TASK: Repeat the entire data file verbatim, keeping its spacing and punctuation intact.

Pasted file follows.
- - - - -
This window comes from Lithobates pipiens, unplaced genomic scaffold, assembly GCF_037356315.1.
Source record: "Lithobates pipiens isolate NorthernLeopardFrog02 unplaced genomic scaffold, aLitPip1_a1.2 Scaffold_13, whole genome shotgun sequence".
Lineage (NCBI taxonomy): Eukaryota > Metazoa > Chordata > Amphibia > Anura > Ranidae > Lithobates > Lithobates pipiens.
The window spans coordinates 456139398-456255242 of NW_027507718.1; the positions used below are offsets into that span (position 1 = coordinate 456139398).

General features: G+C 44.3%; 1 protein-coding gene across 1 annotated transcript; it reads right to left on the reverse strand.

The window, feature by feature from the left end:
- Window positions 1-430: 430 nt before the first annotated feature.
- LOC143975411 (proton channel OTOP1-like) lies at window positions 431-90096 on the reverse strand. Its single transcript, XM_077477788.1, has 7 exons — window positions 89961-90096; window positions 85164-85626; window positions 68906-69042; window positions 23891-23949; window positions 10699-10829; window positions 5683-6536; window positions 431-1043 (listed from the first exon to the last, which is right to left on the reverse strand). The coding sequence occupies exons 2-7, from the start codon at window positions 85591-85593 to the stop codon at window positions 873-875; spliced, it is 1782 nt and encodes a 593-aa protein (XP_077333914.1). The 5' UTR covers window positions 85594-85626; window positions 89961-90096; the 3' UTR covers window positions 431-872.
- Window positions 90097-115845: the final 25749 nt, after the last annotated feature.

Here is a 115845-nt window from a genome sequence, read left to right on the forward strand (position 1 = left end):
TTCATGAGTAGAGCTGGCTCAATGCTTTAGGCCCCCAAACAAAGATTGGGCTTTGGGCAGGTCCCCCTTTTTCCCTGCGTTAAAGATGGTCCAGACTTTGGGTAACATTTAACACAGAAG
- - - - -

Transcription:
This window comes from Lithobates pipiens, unplaced genomic scaffold, assembly GCF_037356315.1.
Source record: "Lithobates pipiens isolate NorthernLeopardFrog02 unplaced genomic scaffold, aLitPip1_a1.2 Scaffold_13, whole genome shotgun sequence".
Lineage (NCBI taxonomy): Eukaryota > Metazoa > Chordata > Amphibia > Anura > Ranidae > Lithobates > Lithobates pipiens.
The window spans coordinates 456139398-456255242 of NW_027507718.1; the positions used below are offsets into that span (position 1 = coordinate 456139398).

General features: G+C 44.3%; 1 protein-coding gene across 1 annotated transcript; it reads right to left on the reverse strand.

The window, feature by feature from the left end:
- Window positions 1-430: 430 nt before the first annotated feature.
- LOC143975411 (proton channel OTOP1-like) lies at window positions 431-90096 on the reverse strand. Its single transcript, XM_077477788.1, has 7 exons — window positions 89961-90096; window positions 85164-85626; window positions 68906-69042; window positions 23891-23949; window positions 10699-10829; window positions 5683-6536; window positions 431-1043 (listed from the first exon to the last, which is right to left on the reverse strand). The coding sequence occupies exons 2-7, from the start codon at window positions 85591-85593 to the stop codon at window positions 873-875; spliced, it is 1782 nt and encodes a 593-aa protein (XP_077333914.1). The 5' UTR covers window positions 85594-85626; window positions 89961-90096; the 3' UTR covers window positions 431-872.
- Window positions 90097-115845: the final 25749 nt, after the last annotated feature.

Here is a 115845-nt window from a genome sequence, read left to right on the forward strand (position 1 = left end):
TTCATGAGTAGAGCTGGCTCAATGCTTTAGGCCCCCAAACAAAGATTGGGCTTTGGGCAGGTCCCCCTTTTTCCCTGCGTTAAAGATGGTCCAGACTTTGGGTAACATTTAACACAGAAG